Dr. Osterholm: However, to achieve what we call herd immunity to measles in a population, we need at least 95% of the population to be vaccinated. And while Philadelphia's percentage doesn't seem that far off, it's not that simple. While a city or a state's overall vaccination rates may be high, it's important to look at the smaller community rates rather than averages over a large area. Aggregate vaccination data is likely to hide that certain pockets of a community, either based on geography or other social characteristics, may have concerning low level vaccination rates. In these pockets, cases can spread rapidly in neighborhoods, schools, or community gatherings. For example, here in Minnesota, 89% of eligible children have received the MMR vaccine. Our health department publishes a report that shows that the percentage of attendees at each registered child care facility that have received each vaccine. Scrolling through, I saw a concerning the low vaccination rates as some of these centers, some with as low as 20% MMR vaccination coverage. Some centers reported more than 50% of children receiving non-medical exemptions for the MMR vaccine. It is a sobering reminder that there are a lot of vulnerable children out there who would be unprotected if exposed to this deadly virus. And just remember, even if you are a parent who is vaccinated, your child protection is not absolute.
Dr. Osterholm: We estimate that the measles vaccine, which is considered highly effective, is effective 94 to 96% of the time. But for every 100 children that get vaccinated, that means 4 to 6 could still be susceptible to being infected by measles. And it takes the collective good of all people to get vaccinated, to hold down that chance that I will ever be exposed to the measles virus, even if I were to end up becoming a vaccine failure, uh, based on my immunity. So it's important that we get as many children vaccinated as possible. And it's not just the MMR vaccine that's facing increasing opposition and decreasing coverage. It's really any type of vaccine, period. Let's talk about some contributing factors. There has been, of course, a rise in vaccine misinformation. Unfortunately, so many people have misconceptions about the contents and the effects of vaccines that have absolutely no scientific. Basis. But once people are scared, it's difficult to convince them that the evidence shows that the vaccines are safe and save lives. And then during the COVID pandemic, especially the early days, people were scared to go to a doctor's office, which meant many children fell behind or completely missed. Critical vaccine series. Now we're seeing how politicized vaccines have become. That's another ding to the vaccine acceptance in the US.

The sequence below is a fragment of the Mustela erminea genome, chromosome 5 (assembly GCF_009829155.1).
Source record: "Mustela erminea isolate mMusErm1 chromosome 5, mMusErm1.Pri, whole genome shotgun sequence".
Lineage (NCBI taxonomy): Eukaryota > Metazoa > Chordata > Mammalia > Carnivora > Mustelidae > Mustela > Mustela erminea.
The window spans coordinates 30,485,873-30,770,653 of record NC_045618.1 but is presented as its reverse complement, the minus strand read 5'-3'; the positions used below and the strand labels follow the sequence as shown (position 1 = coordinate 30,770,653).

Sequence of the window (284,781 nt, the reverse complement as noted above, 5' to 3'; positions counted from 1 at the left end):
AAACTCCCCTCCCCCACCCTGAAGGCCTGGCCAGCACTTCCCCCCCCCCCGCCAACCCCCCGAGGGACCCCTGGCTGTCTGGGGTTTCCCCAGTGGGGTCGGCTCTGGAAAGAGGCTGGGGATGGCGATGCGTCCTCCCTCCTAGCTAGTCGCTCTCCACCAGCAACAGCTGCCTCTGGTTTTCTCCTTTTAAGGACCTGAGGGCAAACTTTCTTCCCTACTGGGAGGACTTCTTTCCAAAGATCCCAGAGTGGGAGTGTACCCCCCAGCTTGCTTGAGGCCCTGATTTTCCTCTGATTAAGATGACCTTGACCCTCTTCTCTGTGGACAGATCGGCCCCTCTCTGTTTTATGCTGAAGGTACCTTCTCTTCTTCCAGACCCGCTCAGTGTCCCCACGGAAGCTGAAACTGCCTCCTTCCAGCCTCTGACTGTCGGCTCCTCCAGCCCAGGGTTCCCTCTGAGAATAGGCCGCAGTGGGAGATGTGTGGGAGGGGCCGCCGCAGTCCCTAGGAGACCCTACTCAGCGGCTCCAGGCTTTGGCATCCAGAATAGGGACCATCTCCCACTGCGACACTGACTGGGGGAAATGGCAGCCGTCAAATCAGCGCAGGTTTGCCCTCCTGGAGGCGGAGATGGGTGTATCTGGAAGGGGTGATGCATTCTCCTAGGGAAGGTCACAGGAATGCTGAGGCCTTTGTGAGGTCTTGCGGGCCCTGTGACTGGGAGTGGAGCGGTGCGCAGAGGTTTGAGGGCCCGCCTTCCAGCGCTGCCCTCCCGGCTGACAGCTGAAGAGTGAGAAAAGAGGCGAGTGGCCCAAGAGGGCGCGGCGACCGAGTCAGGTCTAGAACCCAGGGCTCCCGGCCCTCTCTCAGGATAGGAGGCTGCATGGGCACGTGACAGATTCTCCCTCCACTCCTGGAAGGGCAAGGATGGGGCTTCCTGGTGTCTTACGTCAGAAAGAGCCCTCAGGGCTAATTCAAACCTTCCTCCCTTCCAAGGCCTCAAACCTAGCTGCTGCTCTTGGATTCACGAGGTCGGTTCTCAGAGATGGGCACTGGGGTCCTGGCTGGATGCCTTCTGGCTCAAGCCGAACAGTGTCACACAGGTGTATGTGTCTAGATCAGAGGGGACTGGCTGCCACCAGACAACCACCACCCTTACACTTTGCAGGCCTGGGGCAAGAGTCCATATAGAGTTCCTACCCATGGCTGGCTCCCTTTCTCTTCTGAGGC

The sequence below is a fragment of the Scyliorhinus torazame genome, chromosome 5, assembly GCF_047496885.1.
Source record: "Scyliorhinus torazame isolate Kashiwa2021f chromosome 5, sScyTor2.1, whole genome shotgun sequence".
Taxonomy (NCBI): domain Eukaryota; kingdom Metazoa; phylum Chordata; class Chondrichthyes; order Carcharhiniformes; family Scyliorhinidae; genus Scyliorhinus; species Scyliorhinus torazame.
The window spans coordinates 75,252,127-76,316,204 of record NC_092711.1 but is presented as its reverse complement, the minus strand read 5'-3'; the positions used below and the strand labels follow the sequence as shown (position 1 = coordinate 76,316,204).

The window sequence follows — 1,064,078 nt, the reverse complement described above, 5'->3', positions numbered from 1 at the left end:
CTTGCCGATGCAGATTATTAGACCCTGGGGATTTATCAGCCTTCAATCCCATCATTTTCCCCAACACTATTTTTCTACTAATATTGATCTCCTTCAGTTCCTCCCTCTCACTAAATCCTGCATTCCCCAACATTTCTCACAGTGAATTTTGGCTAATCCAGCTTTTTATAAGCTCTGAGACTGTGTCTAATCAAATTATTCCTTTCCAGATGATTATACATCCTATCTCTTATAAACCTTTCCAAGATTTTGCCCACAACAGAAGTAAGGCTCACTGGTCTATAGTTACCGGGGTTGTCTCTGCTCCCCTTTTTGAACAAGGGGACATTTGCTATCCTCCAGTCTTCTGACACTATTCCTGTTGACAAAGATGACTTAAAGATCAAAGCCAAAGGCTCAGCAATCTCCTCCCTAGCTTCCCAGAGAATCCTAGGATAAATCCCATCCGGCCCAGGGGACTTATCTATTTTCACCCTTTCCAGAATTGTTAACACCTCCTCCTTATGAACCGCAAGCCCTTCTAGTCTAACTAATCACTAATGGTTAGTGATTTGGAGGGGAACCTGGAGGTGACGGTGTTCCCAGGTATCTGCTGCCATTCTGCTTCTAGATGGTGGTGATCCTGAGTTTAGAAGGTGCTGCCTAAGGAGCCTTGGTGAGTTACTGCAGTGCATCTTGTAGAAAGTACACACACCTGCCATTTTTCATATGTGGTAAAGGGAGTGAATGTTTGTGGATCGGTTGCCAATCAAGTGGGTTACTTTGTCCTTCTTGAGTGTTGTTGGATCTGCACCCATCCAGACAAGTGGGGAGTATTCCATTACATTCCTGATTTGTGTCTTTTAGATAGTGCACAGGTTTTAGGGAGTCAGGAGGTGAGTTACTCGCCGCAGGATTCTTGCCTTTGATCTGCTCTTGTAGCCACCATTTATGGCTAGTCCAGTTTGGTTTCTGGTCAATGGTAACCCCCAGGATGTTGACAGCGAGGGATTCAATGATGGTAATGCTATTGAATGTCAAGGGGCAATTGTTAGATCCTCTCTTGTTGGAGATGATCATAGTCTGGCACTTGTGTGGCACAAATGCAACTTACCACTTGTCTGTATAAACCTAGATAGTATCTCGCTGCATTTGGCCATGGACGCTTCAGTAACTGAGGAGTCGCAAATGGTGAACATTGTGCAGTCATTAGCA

Dr. Osterholm: And there's also the fact that because vaccines work so well, people who have never dealt with large scale circulation of certain diseases like measles don't realize how serious they were pre vaccine development. I can't believe we have to ask ourselves how we can get people to understand the importance of vaccines without having to see a kid be hospitalized or die from a preventable illness. Whatever the reason may be, we can see the vaccination coverage is down and that puts a lot of people at risk. It's so important you get yourself and your family vaccinated, and if you and your children are fully vaccinated for MMR, the good news is that you will be protected against infection at a very high level. Not perfect, but a very high level. And if you know people with young children, talk to them about vaccination. Some people may be completely off the deep end in terms of anti-vax views, but there are many who fall along the spectrum of hesitancy, and it may just take a conversation where someone listens to and validates their concerns. And to those working in health care and public health, don't give up. This fight is absolutely worth fighting, even if it's just so that one child doesn't have to suffer and even potentially die.
Chris Dall: Finally, both the National Institutes of Health and the World Health Organization have been working to define viruses and pathogens with pandemic potential and provide some guidance on where vaccine research and funding should be focused. Mike, what do you make of these efforts?
Dr. Osterholm: Not much. Uh, that may sound very strident, uh, given that this is the W.H.O. and the NIH, but I think it's actually, at this point, uh, unfortunate that they have decided to approach the issue of future preparedness in a similar way. Let me start out by clarifying why I have a problem with what they're doing and what it means. As you just stated, they're looking for pathogens with pandemic potential and how to fast forward the research on vaccines and drugs for these diseases. But they've missed the boat. The only two viruses right now that have a pandemic potential are both respiratory transmitted viruses, influenza and coronaviruses. That's it. Uh, in my new book coming out later this year, The Big One, I cover that in detail and I talk about those viruses as viruses with wings, meaning that they literally can infect everyone in the world, and the viruses will move in such a way that that will happen. Now, the viruses that they're focusing on right now are ones that surely have the ability to cause serious illness in a regional level. These include viruses like Ebola, Zika, Lassa fever, all these ones that are really important but important at a regional level. You may recall back in 2014 over 2015 or early 2016, when we had the large outbreak of Ebola in Western Africa.